When a T cell first comes into contact with an antigen that can bind to its receptor, it forms one of several types through proliferation and differentiation T effector lymphocytes. Subsequently, when effector T cells encounter the antigen, they can develop three general types of activities. Cytotoxic T cells kill other cells that are infected with viruses or other intracellular pathogens and that carry the antigen. T helper cells provide signals, often in the form of specific cytokines, that activate the functions of other cells, such as antibody production by B cells and the killing of pathogens by macrophages that have ingested these pathogens. Regulatory T cells suppress the activity of other lymphocytes and help control immune responses; they are discussed in Chap. 10.1007 / 978-3-662-56004-4_9, 10.1007 / 978-3-662-56004-4_11, 10.1007 / 978-3-662-56004-4_12 and 10.1007 / 978-3-662-56004-4_15.

Some of the B and T cells activated by the antigen differentiate into Memory cells . These lymphocytes are responsible for the long-lasting immunity that follows after exposure to disease or vaccination. Memory cells easily differentiate into effector cells on a second contact with their specific antigen. The immunological memory is discussed in Chap. 10.1007 / 978-3-662-56004-4_11.

Antibodies and T-cell receptors consist of constant and variable regions that are each responsible for specific functions

Antibodies were analyzed using conventional biochemical methods long before recombinant DNA technology made it possible to study the membrane-bound forms of the antigen receptors in B and T cells. It turned out that antibody molecules consist of two different regions. One is that constant region , which is also known as an Fc fragment (Fc for fragment crystallizable) and which only occurs in four or five biochemically different forms (Fig. 1.13). In contrast, the variable region can consist of a huge number of different amino acid sequences through which antibodies can recognize an almost as large number of different antigens. Due to the uniformity of the Fc region compared to the variable region, Gerald Edelman and Rodney Porter carry out an X-ray structure analysis at an early stage. You were awarded the Nobel Prize in 1972 for your work on the structure of antibodies.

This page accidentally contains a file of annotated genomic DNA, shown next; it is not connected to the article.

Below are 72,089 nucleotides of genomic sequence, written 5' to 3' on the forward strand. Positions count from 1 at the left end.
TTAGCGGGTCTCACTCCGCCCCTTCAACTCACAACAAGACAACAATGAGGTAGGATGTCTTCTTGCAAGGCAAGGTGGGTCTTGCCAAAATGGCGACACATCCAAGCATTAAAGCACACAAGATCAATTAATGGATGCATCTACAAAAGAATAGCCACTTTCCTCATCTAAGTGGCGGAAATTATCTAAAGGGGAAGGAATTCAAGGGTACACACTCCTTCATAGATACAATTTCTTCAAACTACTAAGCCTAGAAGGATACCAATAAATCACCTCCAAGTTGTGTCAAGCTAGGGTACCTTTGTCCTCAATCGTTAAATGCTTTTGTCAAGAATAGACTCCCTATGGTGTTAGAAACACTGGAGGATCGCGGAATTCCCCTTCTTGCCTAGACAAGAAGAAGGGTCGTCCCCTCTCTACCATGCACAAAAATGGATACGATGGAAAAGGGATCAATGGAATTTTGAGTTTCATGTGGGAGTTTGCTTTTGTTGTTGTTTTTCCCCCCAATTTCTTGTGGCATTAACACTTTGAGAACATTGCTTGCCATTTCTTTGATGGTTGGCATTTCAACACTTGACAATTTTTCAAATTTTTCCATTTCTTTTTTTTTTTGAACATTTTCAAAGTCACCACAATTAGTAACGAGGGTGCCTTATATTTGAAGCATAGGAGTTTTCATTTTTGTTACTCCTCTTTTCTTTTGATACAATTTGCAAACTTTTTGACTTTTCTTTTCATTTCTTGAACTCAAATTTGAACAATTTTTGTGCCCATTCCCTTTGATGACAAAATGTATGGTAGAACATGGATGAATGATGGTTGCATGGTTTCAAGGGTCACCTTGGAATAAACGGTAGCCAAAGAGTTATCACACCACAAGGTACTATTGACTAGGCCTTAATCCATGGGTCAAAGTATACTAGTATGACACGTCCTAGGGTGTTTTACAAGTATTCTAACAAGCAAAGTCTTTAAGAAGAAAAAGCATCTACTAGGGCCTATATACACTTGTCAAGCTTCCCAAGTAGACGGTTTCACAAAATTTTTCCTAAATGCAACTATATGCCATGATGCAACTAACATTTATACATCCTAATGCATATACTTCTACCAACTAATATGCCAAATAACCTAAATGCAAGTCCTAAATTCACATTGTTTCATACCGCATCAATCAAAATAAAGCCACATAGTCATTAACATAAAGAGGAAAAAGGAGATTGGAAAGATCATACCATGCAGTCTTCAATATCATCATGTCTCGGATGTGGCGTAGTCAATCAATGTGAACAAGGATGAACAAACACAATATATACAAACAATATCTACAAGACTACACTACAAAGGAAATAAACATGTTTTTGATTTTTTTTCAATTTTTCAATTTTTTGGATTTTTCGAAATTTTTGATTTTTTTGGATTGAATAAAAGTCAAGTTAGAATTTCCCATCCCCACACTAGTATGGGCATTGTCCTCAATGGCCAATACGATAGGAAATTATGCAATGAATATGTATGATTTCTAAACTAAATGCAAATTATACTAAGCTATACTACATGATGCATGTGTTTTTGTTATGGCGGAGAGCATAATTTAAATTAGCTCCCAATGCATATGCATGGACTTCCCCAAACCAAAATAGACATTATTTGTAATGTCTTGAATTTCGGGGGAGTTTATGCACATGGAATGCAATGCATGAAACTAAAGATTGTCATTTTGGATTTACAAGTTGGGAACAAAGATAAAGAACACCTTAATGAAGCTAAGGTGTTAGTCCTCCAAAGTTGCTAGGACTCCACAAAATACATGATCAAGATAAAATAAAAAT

The antibody molecule consists of two identical ones heavy chains and two identical light chains . Heavy and light chains contain variable and constant regions. The variable regions of a heavy and a light chain together form the antigen binding site, which determines the antigen specificity of the antibody. Both the heavy and light chains contribute to the antigen specificity of the antibody molecule. Each antibody also has two identical variable regions and thus two identical antigen binding sites. The constant region determines the effector function of the antibody, i.e. how the antibody interacts with the various immune cells and acts with the antigen once it is bound.

The T-cell receptor is similar in many ways to the B-cell receptor and the antibody (Fig. 1.13). It consists of two chains, the TCRα- and the TCRβ-Chain . These are roughly the same size and span the membrane of the T cell. Like the antibody, the T-cell receptor chain also has a variable and a constant region, and through the combination of the variable α- and βChain creates a single antigen binding site. The structures of the antibodies and T-cell receptors are discussed in Chap. 10.1007 / 978-3-662-56004-4_4 discussed in more detail, the functional properties of the constant regions of the antibodies in Chap. 10.1007 / 978-3-662-56004-4_5 and 10.1007 / 978-3-662-56004-4_10.